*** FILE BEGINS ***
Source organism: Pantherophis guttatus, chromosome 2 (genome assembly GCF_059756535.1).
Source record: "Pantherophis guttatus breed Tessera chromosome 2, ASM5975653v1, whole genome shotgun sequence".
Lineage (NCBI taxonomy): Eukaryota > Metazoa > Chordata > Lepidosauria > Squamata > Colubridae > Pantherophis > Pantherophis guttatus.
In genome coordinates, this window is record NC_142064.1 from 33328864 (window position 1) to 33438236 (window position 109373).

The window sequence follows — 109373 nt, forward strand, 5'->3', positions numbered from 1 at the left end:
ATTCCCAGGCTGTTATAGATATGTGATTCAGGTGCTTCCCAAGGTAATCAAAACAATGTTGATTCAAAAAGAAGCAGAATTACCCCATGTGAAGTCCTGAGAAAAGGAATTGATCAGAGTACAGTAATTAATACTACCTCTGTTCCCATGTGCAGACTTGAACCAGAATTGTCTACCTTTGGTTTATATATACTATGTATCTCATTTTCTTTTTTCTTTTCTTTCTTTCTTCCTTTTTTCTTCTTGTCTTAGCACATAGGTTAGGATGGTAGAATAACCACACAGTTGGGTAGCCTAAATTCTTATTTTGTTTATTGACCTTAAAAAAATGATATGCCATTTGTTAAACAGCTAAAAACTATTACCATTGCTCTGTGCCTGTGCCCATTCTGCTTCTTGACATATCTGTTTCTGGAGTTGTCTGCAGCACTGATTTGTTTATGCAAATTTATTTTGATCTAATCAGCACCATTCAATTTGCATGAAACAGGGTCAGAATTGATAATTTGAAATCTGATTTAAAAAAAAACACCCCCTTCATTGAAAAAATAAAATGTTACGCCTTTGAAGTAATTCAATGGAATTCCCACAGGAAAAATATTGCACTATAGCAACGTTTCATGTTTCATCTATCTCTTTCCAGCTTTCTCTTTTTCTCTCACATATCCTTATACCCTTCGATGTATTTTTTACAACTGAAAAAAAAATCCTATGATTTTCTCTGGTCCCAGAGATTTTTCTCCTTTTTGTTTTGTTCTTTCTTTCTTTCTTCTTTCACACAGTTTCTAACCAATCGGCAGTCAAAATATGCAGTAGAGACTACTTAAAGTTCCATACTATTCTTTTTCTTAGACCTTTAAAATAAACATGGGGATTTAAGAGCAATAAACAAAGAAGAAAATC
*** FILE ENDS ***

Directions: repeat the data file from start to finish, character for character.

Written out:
Source organism: Pantherophis guttatus, chromosome 2 (genome assembly GCF_059756535.1).
Source record: "Pantherophis guttatus breed Tessera chromosome 2, ASM5975653v1, whole genome shotgun sequence".
Lineage (NCBI taxonomy): Eukaryota > Metazoa > Chordata > Lepidosauria > Squamata > Colubridae > Pantherophis > Pantherophis guttatus.
In genome coordinates, this window is record NC_142064.1 from 33328864 (window position 1) to 33438236 (window position 109373).

The window sequence follows — 109373 nt, forward strand, 5'->3', positions numbered from 1 at the left end:
ATTCCCAGGCTGTTATAGATATGTGATTCAGGTGCTTCCCAAGGTAATCAAAACAATGTTGATTCAAAAAGAAGCAGAATTACCCCATGTGAAGTCCTGAGAAAAGGAATTGATCAGAGTACAGTAATTAATACTACCTCTGTTCCCATGTGCAGACTTGAACCAGAATTGTCTACCTTTGGTTTATATATACTATGTATCTCATTTTCTTTTTTCTTTTCTTTCTTTCTTCCTTTTTTCTTCTTGTCTTAGCACATAGGTTAGGATGGTAGAATAACCACACAGTTGGGTAGCCTAAATTCTTATTTTGTTTATTGACCTTAAAAAAATGATATGCCATTTGTTAAACAGCTAAAAACTATTACCATTGCTCTGTGCCTGTGCCCATTCTGCTTCTTGACATATCTGTTTCTGGAGTTGTCTGCAGCACTGATTTGTTTATGCAAATTTATTTTGATCTAATCAGCACCATTCAATTTGCATGAAACAGGGTCAGAATTGATAATTTGAAATCTGATTTAAAAAAAAACACCCCCTTCATTGAAAAAATAAAATGTTACGCCTTTGAAGTAATTCAATGGAATTCCCACAGGAAAAATATTGCACTATAGCAACGTTTCATGTTTCATCTATCTCTTTCCAGCTTTCTCTTTTTCTCTCACATATCCTTATACCCTTCGATGTATTTTTTACAACTGAAAAAAAAATCCTATGATTTTCTCTGGTCCCAGAGATTTTTCTCCTTTTTGTTTTGTTCTTTCTTTCTTTCTTCTTTCACACAGTTTCTAACCAATCGGCAGTCAAAATATGCAGTAGAGACTACTTAAAGTTCCATACTATTCTTTTTCTTAGACCTTTAAAATAAACATGGGGATTTAAGAGCAATAAACAAAGAAGAAAATC